What’s the right amount of sleep for me?
There are those who insist that getting 8 hours of sleep is essential to health and wellbeing, while others say that 5 hours of sleep is enough. So how much, or how little time sleeping do you need in order to have got a good night’s sleep? Search online for the question ‘Is 5 hours of sleep ok?’ and you’ll find lots of advice, much of it convincing and lots of it conflicting, so what’s the right answer?
There may be no single right answer
The need for a specific amount of sleep differs from person to person, there are lots of factors which influence the optimum level of shut-eye for each individual and the quality of the sleep is just as important as its duration.
One thing that nearly everyone agrees on it that not getting enough sleep can have a negative effect on concentration, injury recovery, patience, energy levels, physical performance, immune function and a whole host of physical and mental detriments. But how do you determine what’s ‘enough’ sleep for you?
Is 5 hours of sleep enough?
The short answer is ‘probably not’. Ask yourself if, after 5 hours of sleep, do you wake up feeling refreshed, relaxed and energised? If not, then 5 hours of sleep may not be enough for you. Ask yourself;
- Do you regularly only manage to get through the day with the aid of caffeine?
- Do you usually use negative words to describe your mood?
- Do you spend the day feeling tired and lethargic?
- Do you struggle to lose weight?
- Do you always catch any bugs that are going round?
If this is the case, then perhaps however much sleep you’re getting may not be enough for you personally.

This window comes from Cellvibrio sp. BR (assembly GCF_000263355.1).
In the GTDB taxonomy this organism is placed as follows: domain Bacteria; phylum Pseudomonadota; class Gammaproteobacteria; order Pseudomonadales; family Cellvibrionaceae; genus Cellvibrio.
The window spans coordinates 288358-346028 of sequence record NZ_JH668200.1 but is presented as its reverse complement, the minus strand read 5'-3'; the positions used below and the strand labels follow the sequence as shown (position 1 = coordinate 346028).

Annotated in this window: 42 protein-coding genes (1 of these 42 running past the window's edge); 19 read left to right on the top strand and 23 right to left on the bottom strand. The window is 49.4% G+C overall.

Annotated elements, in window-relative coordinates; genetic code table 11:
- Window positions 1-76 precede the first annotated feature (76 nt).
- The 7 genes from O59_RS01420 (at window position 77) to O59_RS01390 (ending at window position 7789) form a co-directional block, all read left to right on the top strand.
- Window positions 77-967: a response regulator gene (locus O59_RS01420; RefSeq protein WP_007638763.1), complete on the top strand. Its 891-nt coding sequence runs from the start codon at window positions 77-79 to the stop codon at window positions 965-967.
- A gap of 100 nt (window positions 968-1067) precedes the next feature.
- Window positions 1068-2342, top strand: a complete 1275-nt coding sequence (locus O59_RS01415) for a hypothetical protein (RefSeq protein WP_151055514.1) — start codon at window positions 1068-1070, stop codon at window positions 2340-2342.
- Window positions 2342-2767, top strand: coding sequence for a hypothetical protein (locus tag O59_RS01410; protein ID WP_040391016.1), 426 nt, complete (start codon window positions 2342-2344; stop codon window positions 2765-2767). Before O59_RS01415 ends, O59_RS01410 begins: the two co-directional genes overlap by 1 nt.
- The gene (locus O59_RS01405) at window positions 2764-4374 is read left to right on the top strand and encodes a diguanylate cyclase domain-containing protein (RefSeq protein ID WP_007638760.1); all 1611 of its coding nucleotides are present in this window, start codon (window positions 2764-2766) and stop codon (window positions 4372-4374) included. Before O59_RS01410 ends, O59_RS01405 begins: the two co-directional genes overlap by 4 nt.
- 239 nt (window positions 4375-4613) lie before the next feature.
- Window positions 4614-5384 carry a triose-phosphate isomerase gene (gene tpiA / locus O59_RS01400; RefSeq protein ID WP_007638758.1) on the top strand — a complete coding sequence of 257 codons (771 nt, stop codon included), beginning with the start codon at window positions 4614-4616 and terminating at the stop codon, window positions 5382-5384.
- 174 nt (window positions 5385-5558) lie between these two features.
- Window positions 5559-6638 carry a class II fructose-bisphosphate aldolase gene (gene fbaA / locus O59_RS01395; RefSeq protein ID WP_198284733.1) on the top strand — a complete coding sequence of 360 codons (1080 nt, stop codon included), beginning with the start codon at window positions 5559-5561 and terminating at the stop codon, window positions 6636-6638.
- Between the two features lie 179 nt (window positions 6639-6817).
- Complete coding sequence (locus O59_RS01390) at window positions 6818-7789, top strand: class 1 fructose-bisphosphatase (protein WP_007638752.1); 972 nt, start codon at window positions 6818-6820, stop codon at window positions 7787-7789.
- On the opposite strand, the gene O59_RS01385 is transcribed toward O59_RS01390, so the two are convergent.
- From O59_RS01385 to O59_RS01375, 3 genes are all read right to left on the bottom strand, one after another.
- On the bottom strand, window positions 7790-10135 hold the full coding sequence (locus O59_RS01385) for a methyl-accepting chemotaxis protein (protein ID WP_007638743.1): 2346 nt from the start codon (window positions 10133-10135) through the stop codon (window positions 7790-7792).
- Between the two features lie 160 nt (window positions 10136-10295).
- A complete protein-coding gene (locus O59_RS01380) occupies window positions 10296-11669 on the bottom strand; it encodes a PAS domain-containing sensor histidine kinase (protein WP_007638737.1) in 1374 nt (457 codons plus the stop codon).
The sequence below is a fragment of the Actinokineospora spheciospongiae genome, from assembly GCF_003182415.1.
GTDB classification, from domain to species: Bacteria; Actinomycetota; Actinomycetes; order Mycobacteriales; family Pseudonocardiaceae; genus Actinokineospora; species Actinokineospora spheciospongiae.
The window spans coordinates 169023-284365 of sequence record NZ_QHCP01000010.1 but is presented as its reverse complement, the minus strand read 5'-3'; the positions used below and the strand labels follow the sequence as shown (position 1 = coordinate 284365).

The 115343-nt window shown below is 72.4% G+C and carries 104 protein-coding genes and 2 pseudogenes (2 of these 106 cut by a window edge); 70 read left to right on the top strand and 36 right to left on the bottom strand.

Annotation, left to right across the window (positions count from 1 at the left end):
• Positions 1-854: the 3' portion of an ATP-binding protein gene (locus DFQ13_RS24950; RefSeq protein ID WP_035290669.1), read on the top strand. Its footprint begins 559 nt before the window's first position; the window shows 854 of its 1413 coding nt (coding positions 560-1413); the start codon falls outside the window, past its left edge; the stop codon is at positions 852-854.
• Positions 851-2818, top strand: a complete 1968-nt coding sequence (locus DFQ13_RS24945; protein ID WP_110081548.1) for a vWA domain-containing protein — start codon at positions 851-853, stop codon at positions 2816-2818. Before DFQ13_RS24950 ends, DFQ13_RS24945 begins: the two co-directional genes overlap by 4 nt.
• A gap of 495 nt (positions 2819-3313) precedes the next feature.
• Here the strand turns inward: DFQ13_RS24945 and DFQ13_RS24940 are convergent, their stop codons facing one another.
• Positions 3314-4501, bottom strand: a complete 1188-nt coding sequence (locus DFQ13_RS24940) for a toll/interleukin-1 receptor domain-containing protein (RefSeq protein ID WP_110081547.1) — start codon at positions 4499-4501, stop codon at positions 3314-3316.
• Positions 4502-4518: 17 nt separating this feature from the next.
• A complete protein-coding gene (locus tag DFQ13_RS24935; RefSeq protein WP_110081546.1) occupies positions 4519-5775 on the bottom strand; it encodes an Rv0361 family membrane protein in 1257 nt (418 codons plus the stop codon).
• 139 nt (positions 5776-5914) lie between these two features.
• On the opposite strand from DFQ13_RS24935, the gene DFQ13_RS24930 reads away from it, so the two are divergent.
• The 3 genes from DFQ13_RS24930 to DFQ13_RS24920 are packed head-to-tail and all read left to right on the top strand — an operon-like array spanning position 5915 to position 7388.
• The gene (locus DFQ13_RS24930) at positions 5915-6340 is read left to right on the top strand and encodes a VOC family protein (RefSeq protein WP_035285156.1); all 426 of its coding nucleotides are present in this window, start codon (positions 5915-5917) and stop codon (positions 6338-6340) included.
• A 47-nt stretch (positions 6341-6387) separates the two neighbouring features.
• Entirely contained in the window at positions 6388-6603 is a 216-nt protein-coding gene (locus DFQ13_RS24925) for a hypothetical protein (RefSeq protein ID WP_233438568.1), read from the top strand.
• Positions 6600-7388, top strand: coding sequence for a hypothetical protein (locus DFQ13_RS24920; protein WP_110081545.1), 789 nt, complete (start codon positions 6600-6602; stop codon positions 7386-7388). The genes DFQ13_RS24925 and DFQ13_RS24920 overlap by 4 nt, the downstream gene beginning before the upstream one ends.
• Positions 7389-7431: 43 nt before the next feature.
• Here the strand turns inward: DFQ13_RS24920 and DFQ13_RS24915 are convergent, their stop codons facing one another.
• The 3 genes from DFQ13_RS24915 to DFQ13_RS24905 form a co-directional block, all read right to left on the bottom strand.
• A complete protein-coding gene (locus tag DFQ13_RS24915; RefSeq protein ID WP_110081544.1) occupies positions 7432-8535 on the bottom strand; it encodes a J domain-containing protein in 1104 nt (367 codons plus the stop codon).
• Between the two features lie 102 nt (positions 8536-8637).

Why do some people need less sleep?
While it’s true that some people can say that they only need four, five or six hours of sleep a night, perhaps even less, it may not necessarily be true. There are certain conditions which do indeed mean that an individual can be fully recharged by less sleep than most people, however, in most cases, when someone says “I only need 5 hours of sleep”, what they really mean is that they ‘get’ 5 hours of sleep. Essentially, they’ve built up the habit of only getting 5 hours of sleep to the point where this feels normal. Chances are that they, like most of the rest of us, need more than they’re getting, but are confusing habit with need.
What if I still feel tired after 8 hours sleep?
As mentioned earlier, the quality of sleep is as important as the amount of sleep you get a night. If you’re still feeling tired, then perhaps the quality of sleep you’re getting should be looked at closer. Also bear in mind that going to bed at 10pm and getting up at 6am just means you spent 8 hours in bed, that’s not the same as 8 hours of sleep. If you’ve ever worn a fitness tracker which monitors sleep, you might be surprised at how little sleep you get as opposed to the amount of time you spend in bed. Some brands also differentiate between light sleep, deep sleep and R.E.M. sleep as well as monitoring the number of times you briefly wake up during the night and overall restlessness.
If you find that the quality of your sleep isn’t allowing you to fully recharge overnight, then there are a number of factors to consider to help you get the most out of the time you spend in bed. Chief amongst those is the bed itself.
If your bed is old, uncomfortable, unsupportive or unsuitable, chances are that you’re not going to be able to fully relax and the quality of your sleep won’t be as good as it could be.
At Longbeds, we specialise in beds which come in a variety of shapes sizes and styles, all of them supportive and comfortable. Give yourself the best chance of getting a quality nights sleep, waking relaxed and recharged by investing in a quality bed to help you get the most out however long you spend there.